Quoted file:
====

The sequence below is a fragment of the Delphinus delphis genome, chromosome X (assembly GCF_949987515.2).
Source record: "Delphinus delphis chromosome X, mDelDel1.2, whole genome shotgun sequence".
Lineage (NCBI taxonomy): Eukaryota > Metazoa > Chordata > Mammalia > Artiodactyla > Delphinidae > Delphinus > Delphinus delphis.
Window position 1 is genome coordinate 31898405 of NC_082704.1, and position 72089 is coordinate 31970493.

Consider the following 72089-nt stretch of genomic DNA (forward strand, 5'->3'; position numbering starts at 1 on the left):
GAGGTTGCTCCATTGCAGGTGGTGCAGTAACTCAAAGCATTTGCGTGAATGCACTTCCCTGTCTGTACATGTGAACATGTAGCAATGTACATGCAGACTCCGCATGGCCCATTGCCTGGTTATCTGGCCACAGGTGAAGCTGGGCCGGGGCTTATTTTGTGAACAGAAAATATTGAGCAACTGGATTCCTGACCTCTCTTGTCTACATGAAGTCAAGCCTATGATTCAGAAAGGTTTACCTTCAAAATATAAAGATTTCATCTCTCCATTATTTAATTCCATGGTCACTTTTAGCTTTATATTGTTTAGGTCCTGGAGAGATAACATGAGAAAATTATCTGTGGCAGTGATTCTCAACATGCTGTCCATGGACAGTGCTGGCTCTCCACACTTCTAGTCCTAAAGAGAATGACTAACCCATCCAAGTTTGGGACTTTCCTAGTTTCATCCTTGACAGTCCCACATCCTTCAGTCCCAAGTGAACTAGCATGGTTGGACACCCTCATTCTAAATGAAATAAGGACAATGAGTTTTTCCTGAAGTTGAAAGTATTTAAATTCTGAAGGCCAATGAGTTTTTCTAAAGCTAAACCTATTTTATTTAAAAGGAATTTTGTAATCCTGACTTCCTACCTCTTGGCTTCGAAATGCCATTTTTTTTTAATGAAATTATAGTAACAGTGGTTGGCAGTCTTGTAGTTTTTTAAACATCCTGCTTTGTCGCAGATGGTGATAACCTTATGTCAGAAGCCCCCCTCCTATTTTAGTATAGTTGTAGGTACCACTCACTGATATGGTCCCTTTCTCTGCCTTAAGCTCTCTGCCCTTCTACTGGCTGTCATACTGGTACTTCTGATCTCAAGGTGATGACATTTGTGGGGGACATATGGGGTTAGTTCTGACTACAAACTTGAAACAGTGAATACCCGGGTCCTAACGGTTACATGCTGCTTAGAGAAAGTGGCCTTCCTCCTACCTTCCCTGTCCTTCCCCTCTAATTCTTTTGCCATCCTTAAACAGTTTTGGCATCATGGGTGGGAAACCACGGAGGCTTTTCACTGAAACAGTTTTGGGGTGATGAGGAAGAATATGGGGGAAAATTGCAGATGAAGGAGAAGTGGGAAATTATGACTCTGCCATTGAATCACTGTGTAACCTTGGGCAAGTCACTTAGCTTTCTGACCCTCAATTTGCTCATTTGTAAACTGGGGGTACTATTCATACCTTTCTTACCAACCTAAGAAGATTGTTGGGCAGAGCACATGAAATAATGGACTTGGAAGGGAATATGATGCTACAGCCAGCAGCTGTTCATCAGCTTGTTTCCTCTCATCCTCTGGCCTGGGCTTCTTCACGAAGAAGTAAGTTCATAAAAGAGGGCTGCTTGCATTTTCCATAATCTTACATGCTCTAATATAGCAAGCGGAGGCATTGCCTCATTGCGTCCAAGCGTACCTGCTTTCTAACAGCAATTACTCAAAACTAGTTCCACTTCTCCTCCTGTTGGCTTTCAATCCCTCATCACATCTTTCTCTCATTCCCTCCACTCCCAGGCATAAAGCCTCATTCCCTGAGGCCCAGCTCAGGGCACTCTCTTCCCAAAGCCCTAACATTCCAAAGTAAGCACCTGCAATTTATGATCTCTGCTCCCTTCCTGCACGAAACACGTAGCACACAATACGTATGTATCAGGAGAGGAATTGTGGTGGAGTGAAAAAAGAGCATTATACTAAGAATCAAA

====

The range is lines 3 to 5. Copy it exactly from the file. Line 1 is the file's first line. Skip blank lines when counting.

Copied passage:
Lineage (NCBI taxonomy): Eukaryota > Metazoa > Chordata > Mammalia > Artiodactyla > Delphinidae > Delphinus > Delphinus delphis.
Window position 1 is genome coordinate 31898405 of NC_082704.1, and position 72089 is coordinate 31970493.

Consider the following 72089-nt stretch of genomic DNA (forward strand, 5'->3'; position numbering starts at 1 on the left):